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Definition: digestion from Philip's Encyclopedia

Process of the digestive system, in which food is broken down mechanically and chemically into smaller molecules that can be readily absorbed by an organism. Digestion occurs mainly by means of chemical agents called enzymes.


Summary Article: digestion from The Hutchinson Unabridged Encyclopedia with Atlas and Weather Guide

Process by which food eaten by an animal is broken down mechanically, and chemically by enzymes, mostly in the stomach and intestines, to make the nutrients available for absorption and cell metabolism. In digestion large molecules of food are broken into smaller, soluble molecules, which are absorbed through the wall of the gut into the bloodstream and carried to individual cells. The first stage of this may involve just the mixing of the food with water and the crushing and chopping of pieces of food by teeth or the mixing of food as it is squeezed along the gut. The second stage is the breakdown of large molecules by enzymes. The uptake of digested foods is mainly by absorption.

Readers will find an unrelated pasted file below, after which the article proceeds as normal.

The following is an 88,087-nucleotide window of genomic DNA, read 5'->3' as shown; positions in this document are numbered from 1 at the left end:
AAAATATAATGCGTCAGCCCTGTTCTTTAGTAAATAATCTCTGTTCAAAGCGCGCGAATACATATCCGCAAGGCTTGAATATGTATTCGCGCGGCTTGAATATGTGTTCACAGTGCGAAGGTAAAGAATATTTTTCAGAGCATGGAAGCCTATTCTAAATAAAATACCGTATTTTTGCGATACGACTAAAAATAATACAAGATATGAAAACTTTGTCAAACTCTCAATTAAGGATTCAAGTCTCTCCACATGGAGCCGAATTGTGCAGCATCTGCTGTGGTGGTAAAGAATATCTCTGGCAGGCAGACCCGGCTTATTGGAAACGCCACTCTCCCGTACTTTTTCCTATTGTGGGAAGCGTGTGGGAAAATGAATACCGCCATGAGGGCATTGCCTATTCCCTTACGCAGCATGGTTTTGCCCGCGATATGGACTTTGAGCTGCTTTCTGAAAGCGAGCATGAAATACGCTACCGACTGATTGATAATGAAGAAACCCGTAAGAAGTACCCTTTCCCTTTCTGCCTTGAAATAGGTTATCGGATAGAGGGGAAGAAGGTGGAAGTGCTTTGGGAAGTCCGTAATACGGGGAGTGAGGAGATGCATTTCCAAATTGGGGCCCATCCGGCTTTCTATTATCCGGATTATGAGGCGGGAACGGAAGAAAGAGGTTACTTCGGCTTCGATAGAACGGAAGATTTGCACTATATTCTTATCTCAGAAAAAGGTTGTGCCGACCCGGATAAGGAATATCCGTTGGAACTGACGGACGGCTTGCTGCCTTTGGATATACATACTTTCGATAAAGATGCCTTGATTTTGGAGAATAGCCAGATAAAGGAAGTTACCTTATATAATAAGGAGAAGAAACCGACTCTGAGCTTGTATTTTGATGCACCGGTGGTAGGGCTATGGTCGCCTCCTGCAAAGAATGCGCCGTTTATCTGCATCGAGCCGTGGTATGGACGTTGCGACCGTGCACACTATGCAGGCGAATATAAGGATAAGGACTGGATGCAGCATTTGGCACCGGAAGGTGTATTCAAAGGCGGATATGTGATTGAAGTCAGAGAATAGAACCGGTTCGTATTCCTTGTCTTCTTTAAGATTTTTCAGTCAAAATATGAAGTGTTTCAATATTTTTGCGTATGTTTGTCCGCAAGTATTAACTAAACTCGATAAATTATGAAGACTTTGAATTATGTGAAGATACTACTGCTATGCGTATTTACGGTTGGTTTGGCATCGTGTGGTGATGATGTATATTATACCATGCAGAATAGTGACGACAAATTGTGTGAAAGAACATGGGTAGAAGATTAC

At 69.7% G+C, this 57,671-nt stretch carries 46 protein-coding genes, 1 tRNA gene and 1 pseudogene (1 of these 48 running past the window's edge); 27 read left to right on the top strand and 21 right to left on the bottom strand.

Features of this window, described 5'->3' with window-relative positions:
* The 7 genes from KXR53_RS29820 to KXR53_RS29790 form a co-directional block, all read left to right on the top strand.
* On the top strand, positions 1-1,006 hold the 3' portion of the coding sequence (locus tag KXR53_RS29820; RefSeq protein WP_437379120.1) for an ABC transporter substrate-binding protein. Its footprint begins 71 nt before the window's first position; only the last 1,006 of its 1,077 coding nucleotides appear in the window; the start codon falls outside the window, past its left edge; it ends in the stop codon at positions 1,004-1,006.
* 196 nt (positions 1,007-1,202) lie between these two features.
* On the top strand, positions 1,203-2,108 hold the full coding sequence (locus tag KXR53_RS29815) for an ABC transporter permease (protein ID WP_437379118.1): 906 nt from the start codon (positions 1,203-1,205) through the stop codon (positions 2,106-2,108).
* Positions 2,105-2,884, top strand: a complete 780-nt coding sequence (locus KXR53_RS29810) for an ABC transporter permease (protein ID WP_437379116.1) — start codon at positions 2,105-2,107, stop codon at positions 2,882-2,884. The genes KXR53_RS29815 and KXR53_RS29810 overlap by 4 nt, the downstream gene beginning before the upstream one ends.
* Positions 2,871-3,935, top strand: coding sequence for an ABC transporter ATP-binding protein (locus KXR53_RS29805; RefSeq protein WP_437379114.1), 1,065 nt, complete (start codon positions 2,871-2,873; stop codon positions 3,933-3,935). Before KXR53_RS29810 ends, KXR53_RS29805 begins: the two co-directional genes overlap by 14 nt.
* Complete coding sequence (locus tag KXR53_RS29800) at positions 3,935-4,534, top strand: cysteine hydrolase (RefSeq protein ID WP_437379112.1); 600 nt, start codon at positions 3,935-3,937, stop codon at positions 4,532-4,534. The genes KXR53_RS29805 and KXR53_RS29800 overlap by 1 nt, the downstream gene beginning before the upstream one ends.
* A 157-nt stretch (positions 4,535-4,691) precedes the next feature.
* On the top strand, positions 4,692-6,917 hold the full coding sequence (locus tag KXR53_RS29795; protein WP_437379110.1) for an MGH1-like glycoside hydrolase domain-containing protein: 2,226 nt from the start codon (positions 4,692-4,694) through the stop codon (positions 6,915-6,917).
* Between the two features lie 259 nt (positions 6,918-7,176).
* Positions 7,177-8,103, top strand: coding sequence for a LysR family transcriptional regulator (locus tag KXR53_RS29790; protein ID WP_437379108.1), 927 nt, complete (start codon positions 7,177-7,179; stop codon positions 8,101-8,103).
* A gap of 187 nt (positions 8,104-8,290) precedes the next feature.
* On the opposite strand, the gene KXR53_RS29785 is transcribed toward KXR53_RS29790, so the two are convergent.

The digestion of fats starts with the action of bile. This emulsifies lumps of fat into thousands of tiny droplets, allowing the enzyme lipase to break the fats down into glycerol and fatty acids. Lipase is released from the pancreas and digests fat in the small intestine. Fats are not soluble in water, but glycerol and fatty acids are, and they are easily absorbed into the body.

Not all carbohydrates can be digested, but one important carbohydrate that is digestible is starch. The digestion of starch begins in the mouth. Saliva contains the enzyme amylase, which breaks starch into the complex sugar maltose. Later on, in the small intestine, amylase is released from the pancreas and finishes off the digestion.

Protein is partly digested in the stomach, where the enzyme pepsin breaks large protein molecules into smaller ones. In the small intestine other enzymes break the small proteins into amino acids. Enzymes in different parts of the gut work best at different levels of acidity, so the body makes the conditions in the stomach, for example, very acid, but in the small intestine, slightly alkaline.

In some single-celled organisms, such as an amoeba, a food particle is engulfed by the cell and digested in a vacuole within the cell.

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Small intestine and absorption

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Digestive system and absorption

Action of enzymes in digestion

Teeth and types of diet in mammals

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